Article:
Wednesday, July 16, 2008

Divorced - Financial Lessons Learned

A coworker recently pointed out this article to me in the New York Times about How to Choose The Right Husband. I am not exactly sure what they were implying - the ink on my divorce papers is barely dry. It is going to be a long, long time (if ever) before yours truly would get hitched again. It is a good article though, I liked what it had to say. Having been married, I wish I had read this article before the wedding day - there were several items mentioned in it I could relate to - that should have been warning signs. I would be interested in reading the follow up on How to Choose The Right Wife.

I have written about my opinions as a divorce' on combining finances before. I was lucky, since our finances were already separate, I didn't have to worry about splitting up bank accounts or inheriting his debt. That doesn't mean however, that divorce isn't expensive, because it is. You've got the usual things that seem obvious, (like the cost of the lawyer,) but there is a lot more to it than that. First off, one of you is going to have to move out. That means expenses are going to get tricky. In my case, I moved, so suddenly I was paying my own utilities, rent, etc. on my own. That added up in a hurry! Then there is the re buying of items you have split. For example, the ex got both the dining room table and the lawnmower, so I am going to end up having to buy myself those at some point. It is those kinds of things you don't expect that gets you - let alone the money spent on kleenex, wine and Haagen Daas ice cream.

Master Your Card had a great article called 12 Things to Ask BEFORE the Wedding. If I did have the chance to do it again, I'd follow her advice plus do the following:

1. Ask what he makes a year. Then tell him what I make.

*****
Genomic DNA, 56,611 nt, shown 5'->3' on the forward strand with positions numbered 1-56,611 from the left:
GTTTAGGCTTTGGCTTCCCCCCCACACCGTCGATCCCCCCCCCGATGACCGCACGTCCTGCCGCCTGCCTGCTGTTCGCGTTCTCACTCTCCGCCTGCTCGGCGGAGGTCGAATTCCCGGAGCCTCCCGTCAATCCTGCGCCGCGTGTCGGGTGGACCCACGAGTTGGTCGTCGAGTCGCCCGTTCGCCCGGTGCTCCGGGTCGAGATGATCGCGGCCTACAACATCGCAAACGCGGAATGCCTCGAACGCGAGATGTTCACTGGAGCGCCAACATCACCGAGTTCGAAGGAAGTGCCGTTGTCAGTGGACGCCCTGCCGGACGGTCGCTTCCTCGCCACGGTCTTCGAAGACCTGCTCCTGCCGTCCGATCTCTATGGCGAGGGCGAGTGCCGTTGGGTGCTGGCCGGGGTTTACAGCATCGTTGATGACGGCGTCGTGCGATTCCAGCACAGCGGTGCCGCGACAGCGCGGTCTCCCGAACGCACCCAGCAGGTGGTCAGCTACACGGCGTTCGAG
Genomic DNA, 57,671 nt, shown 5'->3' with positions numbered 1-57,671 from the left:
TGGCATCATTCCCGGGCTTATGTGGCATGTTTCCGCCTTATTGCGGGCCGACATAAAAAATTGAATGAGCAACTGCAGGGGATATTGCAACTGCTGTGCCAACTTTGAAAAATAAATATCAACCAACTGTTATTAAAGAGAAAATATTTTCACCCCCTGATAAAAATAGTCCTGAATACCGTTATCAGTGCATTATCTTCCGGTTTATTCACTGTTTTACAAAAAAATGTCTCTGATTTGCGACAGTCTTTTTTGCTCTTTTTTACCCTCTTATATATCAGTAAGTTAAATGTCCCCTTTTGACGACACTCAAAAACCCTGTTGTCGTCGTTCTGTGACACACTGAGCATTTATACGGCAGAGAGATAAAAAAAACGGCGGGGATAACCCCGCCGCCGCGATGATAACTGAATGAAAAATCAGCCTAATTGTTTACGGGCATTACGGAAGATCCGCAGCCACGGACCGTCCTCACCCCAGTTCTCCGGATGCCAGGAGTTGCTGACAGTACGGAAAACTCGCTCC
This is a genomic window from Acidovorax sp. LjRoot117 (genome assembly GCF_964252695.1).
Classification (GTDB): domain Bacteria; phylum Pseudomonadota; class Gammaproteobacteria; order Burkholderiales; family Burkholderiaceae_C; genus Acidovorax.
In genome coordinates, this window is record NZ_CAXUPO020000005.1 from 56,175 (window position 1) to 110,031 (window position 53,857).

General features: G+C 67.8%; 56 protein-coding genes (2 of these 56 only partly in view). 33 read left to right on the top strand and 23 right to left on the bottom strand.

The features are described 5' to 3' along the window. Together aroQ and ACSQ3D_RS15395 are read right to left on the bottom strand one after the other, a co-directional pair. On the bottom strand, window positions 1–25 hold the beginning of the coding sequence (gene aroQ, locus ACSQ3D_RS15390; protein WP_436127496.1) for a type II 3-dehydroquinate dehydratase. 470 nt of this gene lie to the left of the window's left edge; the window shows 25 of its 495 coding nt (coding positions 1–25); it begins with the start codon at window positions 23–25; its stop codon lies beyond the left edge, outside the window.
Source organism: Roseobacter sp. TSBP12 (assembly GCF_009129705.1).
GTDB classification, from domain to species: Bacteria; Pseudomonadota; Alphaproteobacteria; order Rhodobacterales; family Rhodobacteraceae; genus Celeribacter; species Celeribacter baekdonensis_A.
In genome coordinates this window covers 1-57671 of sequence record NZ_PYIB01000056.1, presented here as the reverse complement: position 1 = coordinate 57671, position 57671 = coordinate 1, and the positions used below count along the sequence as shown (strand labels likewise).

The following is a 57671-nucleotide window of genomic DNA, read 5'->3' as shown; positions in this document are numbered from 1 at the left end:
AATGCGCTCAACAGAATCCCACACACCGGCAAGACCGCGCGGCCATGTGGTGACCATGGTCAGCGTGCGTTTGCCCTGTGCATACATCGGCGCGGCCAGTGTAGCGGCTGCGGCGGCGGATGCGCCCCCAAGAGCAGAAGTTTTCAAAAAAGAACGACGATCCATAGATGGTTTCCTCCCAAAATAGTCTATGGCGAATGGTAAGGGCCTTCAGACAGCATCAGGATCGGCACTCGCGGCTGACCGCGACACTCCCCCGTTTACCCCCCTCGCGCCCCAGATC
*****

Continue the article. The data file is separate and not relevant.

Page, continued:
This has to be one of the biggest taboo questions I know. Couples will discuss politics, religion, favorite soda flavors* but they won't ask this one question. Look, the way I see it is this - this is the person you are entrusting to be there when you are old and craggy and need help wiping your butt. You seriously can't talk about how much your boss pays you? That's a problem.

2. Sometime before the wedding, each of us make a financial balance sheet - then show them to each other. There is a great article on about how to do it - and why. Basically, their contention is to do it in case someone gets sick or dies - especially the person who is in charge of the bills. I completely agree with that, but I also think it is really important for both people to know the financial situation. Just for my own knowledge I sat down and made my balance sheet. As the article said, it took me about an hour. I'll write more about the results in another post, but the important thing is that it quickly and clearly defined all my accounts in one easy page. Before I walked down the aisle again, I would want to know what I was getting into. Which leads me to #3 -

3. I wouldn't take anything for granted. In my situation, I assumed that my husband was making a very good wage, based on the way he acted. He seemed properly frugal, but at the same time, didn't mind indulging in extravagances like travel and dining out. He was a mature man, a small business owner who was very successful, and so, perhaps ashamed of my own foibles, I didn't ask. I should have. It wasn't until later that I found out he over 30 times the debt that I did... in credit cards alone! That is not to mention any other types of debt. How could I be so stupid? I was in love.

So many people end up going through divorce. It is sad. Maybe a few of them could be diverted if more people just talked to one another up front.

* What? You don't think soda flavors are personal? Try getting a Diet Coke drinker to see the beauty in a ice cold Pepsi.

Photo by Professor Frenchie

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